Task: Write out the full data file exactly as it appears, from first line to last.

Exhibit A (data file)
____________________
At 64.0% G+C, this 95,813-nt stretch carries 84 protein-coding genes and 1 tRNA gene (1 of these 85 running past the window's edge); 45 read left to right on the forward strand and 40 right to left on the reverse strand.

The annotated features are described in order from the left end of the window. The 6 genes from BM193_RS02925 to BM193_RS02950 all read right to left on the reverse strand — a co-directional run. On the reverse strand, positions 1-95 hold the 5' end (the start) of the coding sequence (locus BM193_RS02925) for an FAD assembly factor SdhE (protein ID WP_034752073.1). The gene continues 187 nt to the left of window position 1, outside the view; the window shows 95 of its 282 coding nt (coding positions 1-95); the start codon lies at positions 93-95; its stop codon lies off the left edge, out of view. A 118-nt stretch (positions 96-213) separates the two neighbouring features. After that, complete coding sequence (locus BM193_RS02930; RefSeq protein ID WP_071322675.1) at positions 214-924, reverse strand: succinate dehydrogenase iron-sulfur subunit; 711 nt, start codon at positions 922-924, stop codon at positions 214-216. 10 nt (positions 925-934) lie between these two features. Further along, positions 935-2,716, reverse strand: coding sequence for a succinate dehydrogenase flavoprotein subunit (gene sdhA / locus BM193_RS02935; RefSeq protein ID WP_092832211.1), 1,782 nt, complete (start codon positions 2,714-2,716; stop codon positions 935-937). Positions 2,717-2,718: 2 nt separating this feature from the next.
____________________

At 64.0% G+C, this 95,813-nt stretch carries 84 protein-coding genes and 1 tRNA gene (1 of these 85 running past the window's edge); 45 read left to right on the forward strand and 40 right to left on the reverse strand.

The annotated features are described in order from the left end of the window. The 6 genes from BM193_RS02925 to BM193_RS02950 all read right to left on the reverse strand — a co-directional run. On the reverse strand, positions 1-95 hold the 5' end (the start) of the coding sequence (locus BM193_RS02925) for an FAD assembly factor SdhE (protein ID WP_034752073.1). The gene continues 187 nt to the left of window position 1, outside the view; the window shows 95 of its 282 coding nt (coding positions 1-95); the start codon lies at positions 93-95; its stop codon lies off the left edge, out of view. A 118-nt stretch (positions 96-213) separates the two neighbouring features. After that, complete coding sequence (locus BM193_RS02930; RefSeq protein ID WP_071322675.1) at positions 214-924, reverse strand: succinate dehydrogenase iron-sulfur subunit; 711 nt, start codon at positions 922-924, stop codon at positions 214-216. 10 nt (positions 925-934) lie between these two features. Further along, positions 935-2,716, reverse strand: coding sequence for a succinate dehydrogenase flavoprotein subunit (gene sdhA / locus BM193_RS02935; RefSeq protein ID WP_092832211.1), 1,782 nt, complete (start codon positions 2,714-2,716; stop codon positions 935-937). Positions 2,717-2,718: 2 nt separating this feature from the next.